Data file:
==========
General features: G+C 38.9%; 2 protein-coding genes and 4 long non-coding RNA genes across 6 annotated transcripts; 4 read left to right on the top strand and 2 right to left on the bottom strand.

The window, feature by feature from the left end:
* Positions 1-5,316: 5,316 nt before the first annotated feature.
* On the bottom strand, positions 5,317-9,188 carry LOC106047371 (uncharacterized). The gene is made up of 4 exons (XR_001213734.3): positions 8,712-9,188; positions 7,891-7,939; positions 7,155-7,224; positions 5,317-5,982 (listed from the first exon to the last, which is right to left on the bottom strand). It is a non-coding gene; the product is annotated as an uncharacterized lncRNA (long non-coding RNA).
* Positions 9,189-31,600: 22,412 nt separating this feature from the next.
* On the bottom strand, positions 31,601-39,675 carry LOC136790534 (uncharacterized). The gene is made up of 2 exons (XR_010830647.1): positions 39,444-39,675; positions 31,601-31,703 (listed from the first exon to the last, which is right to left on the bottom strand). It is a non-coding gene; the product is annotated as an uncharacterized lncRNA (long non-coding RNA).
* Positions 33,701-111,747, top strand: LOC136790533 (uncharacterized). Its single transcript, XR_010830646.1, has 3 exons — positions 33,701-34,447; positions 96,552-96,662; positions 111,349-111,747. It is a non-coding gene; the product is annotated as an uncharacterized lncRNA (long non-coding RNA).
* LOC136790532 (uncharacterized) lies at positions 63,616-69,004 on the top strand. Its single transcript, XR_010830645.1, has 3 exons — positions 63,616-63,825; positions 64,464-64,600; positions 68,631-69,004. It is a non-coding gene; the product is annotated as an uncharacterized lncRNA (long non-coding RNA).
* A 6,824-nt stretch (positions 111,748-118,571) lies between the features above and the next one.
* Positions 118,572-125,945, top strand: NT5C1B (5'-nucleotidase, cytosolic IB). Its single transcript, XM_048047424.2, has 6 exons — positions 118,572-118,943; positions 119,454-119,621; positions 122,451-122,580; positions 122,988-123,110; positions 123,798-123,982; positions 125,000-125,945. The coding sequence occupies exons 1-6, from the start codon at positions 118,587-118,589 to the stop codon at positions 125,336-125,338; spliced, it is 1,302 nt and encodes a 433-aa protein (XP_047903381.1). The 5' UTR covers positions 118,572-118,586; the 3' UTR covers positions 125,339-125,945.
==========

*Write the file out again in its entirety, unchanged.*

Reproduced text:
General features: G+C 38.9%; 2 protein-coding genes and 4 long non-coding RNA genes across 6 annotated transcripts; 4 read left to right on the top strand and 2 right to left on the bottom strand.

The window, feature by feature from the left end:
* Positions 1-5,316: 5,316 nt before the first annotated feature.
* On the bottom strand, positions 5,317-9,188 carry LOC106047371 (uncharacterized). The gene is made up of 4 exons (XR_001213734.3): positions 8,712-9,188; positions 7,891-7,939; positions 7,155-7,224; positions 5,317-5,982 (listed from the first exon to the last, which is right to left on the bottom strand). It is a non-coding gene; the product is annotated as an uncharacterized lncRNA (long non-coding RNA).
* Positions 9,189-31,600: 22,412 nt separating this feature from the next.
* On the bottom strand, positions 31,601-39,675 carry LOC136790534 (uncharacterized). The gene is made up of 2 exons (XR_010830647.1): positions 39,444-39,675; positions 31,601-31,703 (listed from the first exon to the last, which is right to left on the bottom strand). It is a non-coding gene; the product is annotated as an uncharacterized lncRNA (long non-coding RNA).
* Positions 33,701-111,747, top strand: LOC136790533 (uncharacterized). Its single transcript, XR_010830646.1, has 3 exons — positions 33,701-34,447; positions 96,552-96,662; positions 111,349-111,747. It is a non-coding gene; the product is annotated as an uncharacterized lncRNA (long non-coding RNA).
* LOC136790532 (uncharacterized) lies at positions 63,616-69,004 on the top strand. Its single transcript, XR_010830645.1, has 3 exons — positions 63,616-63,825; positions 64,464-64,600; positions 68,631-69,004. It is a non-coding gene; the product is annotated as an uncharacterized lncRNA (long non-coding RNA).
* A 6,824-nt stretch (positions 111,748-118,571) lies between the features above and the next one.
* Positions 118,572-125,945, top strand: NT5C1B (5'-nucleotidase, cytosolic IB). Its single transcript, XM_048047424.2, has 6 exons — positions 118,572-118,943; positions 119,454-119,621; positions 122,451-122,580; positions 122,988-123,110; positions 123,798-123,982; positions 125,000-125,945. The coding sequence occupies exons 1-6, from the start codon at positions 118,587-118,589 to the stop codon at positions 125,336-125,338; spliced, it is 1,302 nt and encodes a 433-aa protein (XP_047903381.1). The 5' UTR covers positions 118,572-118,586; the 3' UTR covers positions 125,339-125,945.